Planning Your Greens Garden

By National Gardening Association Editors

When you think about greens to grow you've got a big group of plants to consider, as well as different varieties of some salad crops. So plan your greens garden on paper in mid-winter, when the temperature really drops. It's a nice time to spend an evening or two thumbing through the summery, colorful seed catalogs.

The Other Greens

In addition to lettuce, spinach and chard, why not make room for cabbage family greens, such as mustard and kale, as well as some of the lesser-known greens, such as chicory, corn salad (mache), radicchio and escarole. They don't take up much room, and a new green can really spice up a summer salad.

If you're planting your lettuce in space-saving wide rows, you'll have room to try several varieties. Buy an extra seed packet or two of varieties you'd like to try. Planting three- to six-foot rows of three or four kinds of lettuce will give almost any family more than enough lettuce to eat.

If you live in the South, you may want to design your garden to give lettuce and spinach some shade, so they'll last a little longer when the warm temperatures come and push these crops toward bolting.

Planning Tips

Start lettuce or greens indoors as transplants for an extra-early spring harvest, or to start a fall crop. Know in advance which method of shading you're going to use on your cool-weather greens, or try these planting ideas:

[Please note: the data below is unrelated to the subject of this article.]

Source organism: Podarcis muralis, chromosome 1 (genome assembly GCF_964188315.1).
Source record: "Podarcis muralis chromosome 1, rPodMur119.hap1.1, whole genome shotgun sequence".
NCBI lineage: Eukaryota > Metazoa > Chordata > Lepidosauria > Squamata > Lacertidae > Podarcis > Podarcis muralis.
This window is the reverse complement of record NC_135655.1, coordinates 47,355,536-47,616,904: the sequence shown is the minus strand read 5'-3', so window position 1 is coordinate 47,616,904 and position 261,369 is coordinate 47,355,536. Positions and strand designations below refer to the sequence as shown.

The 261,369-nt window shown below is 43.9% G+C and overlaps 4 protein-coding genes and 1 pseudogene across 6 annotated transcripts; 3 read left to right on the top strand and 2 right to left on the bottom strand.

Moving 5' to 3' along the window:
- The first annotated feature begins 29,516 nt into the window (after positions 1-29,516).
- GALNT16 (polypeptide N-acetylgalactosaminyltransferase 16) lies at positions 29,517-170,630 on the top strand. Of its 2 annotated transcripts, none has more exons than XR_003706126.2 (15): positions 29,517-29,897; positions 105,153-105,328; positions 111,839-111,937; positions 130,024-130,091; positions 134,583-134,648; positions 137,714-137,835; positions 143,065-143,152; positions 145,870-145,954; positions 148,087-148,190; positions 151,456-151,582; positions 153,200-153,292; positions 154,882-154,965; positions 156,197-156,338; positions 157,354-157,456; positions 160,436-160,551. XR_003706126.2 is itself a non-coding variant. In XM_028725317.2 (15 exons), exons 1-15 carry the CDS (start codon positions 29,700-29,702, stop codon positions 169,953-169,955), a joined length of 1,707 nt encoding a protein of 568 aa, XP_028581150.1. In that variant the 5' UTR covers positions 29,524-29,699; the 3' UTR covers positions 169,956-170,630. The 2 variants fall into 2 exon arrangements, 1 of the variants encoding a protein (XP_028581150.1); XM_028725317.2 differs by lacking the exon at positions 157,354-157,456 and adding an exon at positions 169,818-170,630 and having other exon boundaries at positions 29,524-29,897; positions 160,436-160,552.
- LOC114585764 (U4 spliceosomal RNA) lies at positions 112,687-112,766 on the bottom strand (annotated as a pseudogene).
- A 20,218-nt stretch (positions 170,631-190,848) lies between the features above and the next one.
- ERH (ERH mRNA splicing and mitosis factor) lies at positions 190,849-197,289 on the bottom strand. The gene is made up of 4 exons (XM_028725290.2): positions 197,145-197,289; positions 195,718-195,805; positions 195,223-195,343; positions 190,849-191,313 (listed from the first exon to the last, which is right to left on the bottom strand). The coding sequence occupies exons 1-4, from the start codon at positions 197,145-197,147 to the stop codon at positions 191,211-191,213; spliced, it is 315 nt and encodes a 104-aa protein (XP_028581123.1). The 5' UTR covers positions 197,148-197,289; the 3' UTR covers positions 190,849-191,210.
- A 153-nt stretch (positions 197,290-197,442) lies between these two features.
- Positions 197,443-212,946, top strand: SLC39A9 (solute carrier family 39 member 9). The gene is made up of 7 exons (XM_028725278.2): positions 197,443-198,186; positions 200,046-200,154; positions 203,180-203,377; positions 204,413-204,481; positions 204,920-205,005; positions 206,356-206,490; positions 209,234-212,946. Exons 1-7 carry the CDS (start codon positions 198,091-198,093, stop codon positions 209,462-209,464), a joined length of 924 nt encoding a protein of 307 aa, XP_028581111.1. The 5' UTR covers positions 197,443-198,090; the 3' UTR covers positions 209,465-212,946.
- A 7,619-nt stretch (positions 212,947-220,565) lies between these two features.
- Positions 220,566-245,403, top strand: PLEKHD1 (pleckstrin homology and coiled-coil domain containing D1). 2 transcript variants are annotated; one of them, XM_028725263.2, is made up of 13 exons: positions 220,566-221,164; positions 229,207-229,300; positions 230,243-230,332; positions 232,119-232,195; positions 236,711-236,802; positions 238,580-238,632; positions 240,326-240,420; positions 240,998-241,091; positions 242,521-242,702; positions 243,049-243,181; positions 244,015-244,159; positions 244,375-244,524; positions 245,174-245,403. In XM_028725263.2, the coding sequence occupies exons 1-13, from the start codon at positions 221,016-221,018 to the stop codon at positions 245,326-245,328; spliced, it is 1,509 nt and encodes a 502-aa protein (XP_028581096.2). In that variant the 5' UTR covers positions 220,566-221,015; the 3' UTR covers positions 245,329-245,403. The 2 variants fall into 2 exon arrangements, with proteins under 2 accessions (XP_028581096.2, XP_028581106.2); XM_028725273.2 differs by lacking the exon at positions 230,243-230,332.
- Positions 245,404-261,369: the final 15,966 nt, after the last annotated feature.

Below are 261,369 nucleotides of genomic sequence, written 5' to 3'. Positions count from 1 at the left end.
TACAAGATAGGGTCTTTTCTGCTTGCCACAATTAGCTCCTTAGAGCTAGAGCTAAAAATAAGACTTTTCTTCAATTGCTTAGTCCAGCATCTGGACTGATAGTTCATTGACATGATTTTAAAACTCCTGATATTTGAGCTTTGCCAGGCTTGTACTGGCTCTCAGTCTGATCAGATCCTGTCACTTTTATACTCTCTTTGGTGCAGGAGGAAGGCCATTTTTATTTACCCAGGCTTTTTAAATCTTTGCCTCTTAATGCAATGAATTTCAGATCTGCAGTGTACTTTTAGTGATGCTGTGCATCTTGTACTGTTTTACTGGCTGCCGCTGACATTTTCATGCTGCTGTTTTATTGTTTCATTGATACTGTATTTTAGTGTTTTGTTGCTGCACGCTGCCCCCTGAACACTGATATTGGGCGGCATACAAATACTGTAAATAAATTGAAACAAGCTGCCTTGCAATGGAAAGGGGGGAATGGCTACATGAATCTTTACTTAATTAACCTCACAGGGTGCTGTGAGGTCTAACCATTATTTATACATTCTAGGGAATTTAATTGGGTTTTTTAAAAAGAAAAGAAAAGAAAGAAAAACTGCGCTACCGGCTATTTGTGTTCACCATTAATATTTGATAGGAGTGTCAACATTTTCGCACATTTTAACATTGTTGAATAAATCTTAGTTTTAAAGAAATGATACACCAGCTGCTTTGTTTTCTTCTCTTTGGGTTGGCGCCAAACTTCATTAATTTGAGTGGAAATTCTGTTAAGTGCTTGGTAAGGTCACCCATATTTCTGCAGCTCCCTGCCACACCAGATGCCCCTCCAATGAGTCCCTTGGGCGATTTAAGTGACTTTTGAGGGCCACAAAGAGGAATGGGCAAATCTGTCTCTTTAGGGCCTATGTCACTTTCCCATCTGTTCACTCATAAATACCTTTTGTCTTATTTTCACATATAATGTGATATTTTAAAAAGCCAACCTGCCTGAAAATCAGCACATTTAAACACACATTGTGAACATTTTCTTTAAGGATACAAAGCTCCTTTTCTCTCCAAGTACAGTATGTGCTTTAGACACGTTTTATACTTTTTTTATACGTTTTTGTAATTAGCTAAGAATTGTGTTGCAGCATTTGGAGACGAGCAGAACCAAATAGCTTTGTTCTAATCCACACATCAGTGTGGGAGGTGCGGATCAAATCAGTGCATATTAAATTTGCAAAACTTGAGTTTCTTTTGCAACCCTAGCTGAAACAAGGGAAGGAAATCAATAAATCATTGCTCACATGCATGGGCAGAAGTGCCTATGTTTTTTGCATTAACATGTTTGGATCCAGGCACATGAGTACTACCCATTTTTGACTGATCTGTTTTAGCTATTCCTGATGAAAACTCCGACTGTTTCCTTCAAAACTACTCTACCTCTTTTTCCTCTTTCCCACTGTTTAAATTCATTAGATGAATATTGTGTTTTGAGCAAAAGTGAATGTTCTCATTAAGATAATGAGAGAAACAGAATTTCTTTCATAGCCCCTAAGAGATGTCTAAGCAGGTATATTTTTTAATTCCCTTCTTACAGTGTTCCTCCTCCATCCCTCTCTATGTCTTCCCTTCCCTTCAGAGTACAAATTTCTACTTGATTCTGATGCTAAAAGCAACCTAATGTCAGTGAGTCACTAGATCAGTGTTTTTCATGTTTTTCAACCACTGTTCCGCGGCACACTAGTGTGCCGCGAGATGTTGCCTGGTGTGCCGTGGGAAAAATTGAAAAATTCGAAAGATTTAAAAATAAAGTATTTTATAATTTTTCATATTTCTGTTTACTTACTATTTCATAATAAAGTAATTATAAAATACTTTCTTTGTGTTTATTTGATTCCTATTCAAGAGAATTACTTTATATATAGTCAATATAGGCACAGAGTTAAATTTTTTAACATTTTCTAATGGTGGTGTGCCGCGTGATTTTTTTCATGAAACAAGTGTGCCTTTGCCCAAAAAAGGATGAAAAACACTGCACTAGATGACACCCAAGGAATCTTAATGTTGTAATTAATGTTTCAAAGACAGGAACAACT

• Plant quick-maturing leaf lettuces under pole bean teepees to provide some shade. The bean foliage will shade some of the sun and keep the plants and soil cool. Plant the beans early.
  • Plant some lettuce or spinach between your corn rows, or on the shady side of a row of tomatoes.
  • Try multi-planting. Plant lettuce, carrots and onions within the same wide row (15 to 16 inches across). Harvest the lettuce when young, leaving expansion room for carrots and onions. You can mix and match with other crops, too, including beets and spinach.
  • Save a window box for a peppery, green-like curly cress. Plant lettuce in a small section of your flower garden, or use it as a decorative, edible border. The foliage is lovely and contrasts beautifully with flowers.
  • Succession plant short rows of lettuce to avoid having too much mature at once.

Other articles in this series:
1. Leaf Crop ABC's
2. The Wide World of Lettuce
3. Planning Your Greens Garden ← you're on this article right now
4. Spinach Varieties
5. Preparing Soil for Greens
6. Growing Head Lettuce
7. Easy Cold Frames
8. Beets and Turnips
9. Cabbage Family Greens
10. Celery Essentials
11. Lettuce Essentials
12. Spinach Essentials

This article is a part of our Vegetable Gardening Guide for Lettuce and Greens / Getting Started.

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